originally published August 15 2015
Like any intervention Parenting Coordination ultimately seeks to create change. In this case it is change in the toxic co-parental dynamic. As such, the end goal of the Parenting Coordination process is to move parents to a place where PC is no longer required, and where they function as effective co-parents. Realistically this may be that they are able to function just enough, and ideally they can buffer their children from conflict, be disengaged from each other, and can support the children’s relationship with the other parent.
Often the challenge is to educate parties what successful co-parenting looks like. Many parties entering Parenting Coordination have never experienced successful co-parenting and it is difficult to imagine a future where it could occur. Providing hope and a realistic vision is as important as developing a roadmap for parents that they can follow towards achieving their final destination.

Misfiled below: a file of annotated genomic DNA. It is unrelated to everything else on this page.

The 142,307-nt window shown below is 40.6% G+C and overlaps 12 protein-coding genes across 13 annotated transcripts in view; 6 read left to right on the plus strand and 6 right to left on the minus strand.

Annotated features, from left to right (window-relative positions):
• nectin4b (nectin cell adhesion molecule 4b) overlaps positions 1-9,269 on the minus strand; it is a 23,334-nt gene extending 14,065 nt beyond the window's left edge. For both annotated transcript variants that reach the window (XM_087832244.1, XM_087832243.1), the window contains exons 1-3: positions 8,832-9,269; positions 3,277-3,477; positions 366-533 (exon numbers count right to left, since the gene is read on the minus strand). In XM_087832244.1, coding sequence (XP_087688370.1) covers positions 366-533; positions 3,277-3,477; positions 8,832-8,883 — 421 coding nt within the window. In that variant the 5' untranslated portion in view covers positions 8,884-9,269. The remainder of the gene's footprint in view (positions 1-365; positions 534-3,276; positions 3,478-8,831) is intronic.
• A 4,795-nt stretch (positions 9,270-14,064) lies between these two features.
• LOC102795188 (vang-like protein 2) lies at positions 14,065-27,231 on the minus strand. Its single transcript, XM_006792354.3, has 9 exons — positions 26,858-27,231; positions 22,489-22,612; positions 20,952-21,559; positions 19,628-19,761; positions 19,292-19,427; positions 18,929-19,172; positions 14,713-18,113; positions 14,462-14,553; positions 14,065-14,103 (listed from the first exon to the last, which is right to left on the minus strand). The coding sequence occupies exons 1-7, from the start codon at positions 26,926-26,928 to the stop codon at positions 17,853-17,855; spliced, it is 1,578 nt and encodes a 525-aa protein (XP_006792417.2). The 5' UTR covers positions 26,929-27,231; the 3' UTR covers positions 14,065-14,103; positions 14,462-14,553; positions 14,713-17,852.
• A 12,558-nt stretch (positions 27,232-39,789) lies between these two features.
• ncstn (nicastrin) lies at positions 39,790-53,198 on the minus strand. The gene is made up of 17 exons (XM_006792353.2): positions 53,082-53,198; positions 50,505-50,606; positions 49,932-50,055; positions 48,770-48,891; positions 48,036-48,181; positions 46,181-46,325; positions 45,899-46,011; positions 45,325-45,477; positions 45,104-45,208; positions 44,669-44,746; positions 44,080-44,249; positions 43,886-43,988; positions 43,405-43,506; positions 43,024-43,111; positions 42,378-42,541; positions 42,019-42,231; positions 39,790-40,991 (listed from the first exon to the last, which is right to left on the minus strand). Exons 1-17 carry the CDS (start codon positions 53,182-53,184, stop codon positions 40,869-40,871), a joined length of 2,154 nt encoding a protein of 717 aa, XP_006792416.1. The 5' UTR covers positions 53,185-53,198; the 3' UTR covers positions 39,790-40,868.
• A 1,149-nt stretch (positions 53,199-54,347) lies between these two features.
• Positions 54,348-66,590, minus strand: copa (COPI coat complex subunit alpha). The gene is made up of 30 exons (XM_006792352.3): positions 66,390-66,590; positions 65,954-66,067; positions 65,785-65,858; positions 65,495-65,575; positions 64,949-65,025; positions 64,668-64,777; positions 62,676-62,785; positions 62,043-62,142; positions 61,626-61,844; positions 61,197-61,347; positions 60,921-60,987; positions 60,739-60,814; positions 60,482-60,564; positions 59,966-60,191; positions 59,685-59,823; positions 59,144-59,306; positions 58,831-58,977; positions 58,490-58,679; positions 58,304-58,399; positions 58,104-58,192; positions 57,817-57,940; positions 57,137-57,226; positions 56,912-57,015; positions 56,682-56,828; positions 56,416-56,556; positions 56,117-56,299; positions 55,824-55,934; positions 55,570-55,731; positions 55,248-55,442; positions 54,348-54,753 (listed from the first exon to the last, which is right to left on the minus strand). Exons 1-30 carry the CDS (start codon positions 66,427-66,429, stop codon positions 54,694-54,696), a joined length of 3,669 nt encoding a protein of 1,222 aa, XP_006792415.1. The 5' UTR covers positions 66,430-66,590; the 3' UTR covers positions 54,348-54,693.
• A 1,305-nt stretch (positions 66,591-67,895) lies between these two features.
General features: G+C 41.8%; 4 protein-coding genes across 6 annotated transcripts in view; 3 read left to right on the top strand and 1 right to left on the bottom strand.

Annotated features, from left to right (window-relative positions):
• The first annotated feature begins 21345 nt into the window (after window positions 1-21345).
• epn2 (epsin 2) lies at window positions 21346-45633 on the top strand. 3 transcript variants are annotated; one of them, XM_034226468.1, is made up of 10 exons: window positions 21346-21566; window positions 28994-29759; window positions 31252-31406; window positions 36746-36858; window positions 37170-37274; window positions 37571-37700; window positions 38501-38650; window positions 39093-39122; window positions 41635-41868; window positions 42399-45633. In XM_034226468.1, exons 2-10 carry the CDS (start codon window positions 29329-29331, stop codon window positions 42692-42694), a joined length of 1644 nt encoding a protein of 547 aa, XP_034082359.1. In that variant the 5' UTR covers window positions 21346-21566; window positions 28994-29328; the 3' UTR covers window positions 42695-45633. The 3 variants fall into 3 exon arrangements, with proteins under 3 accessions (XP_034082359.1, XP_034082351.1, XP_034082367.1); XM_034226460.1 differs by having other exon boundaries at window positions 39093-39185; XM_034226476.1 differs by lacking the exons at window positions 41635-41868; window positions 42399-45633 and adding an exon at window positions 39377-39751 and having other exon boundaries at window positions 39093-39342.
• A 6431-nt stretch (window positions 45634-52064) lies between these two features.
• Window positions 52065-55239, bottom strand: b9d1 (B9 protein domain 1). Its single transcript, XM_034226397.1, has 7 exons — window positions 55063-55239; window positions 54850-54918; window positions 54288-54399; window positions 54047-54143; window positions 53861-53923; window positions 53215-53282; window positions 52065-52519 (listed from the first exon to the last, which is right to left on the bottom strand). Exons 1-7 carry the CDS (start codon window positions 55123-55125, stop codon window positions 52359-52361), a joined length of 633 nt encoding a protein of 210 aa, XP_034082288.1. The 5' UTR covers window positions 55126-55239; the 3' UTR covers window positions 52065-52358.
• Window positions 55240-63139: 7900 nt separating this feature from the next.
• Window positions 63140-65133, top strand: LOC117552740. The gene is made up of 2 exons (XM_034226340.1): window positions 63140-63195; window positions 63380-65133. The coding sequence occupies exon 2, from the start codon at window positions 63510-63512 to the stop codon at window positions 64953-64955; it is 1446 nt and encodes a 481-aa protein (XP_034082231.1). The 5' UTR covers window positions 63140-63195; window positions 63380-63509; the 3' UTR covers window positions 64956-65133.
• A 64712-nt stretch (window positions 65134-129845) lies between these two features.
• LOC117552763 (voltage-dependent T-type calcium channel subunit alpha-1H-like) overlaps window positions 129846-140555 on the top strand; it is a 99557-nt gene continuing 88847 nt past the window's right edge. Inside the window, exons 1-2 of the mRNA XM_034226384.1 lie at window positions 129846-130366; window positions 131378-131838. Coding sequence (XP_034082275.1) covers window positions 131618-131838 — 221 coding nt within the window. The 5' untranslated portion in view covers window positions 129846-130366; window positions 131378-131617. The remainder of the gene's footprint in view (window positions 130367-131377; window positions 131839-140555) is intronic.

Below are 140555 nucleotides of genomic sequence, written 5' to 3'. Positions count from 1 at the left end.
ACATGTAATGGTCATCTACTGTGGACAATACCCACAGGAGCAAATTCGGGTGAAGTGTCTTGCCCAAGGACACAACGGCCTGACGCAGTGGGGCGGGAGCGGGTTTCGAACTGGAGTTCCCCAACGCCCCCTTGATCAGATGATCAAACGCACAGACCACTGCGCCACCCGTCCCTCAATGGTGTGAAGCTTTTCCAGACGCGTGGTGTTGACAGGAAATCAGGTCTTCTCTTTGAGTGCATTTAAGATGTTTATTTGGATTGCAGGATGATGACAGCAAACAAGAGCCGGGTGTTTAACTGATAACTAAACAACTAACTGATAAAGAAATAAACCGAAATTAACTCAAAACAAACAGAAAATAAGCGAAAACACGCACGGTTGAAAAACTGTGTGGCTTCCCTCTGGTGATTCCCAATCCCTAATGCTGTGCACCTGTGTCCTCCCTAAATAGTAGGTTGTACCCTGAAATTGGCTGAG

As a PC it is important to acknowledge and capitalize on small often unobserved successes and chart incremental change. It can be easy to operate from a problem focused lens, but working from a solution focused and strength based lens parents may be able to develop a new narrative and conceptualize their conflict differently. They may also be able to see for the first time moments of successful co-parenting. Over time these moments build upon themselves and eventually they may achieve the ability to support their children without the assistance of court or a third party professional.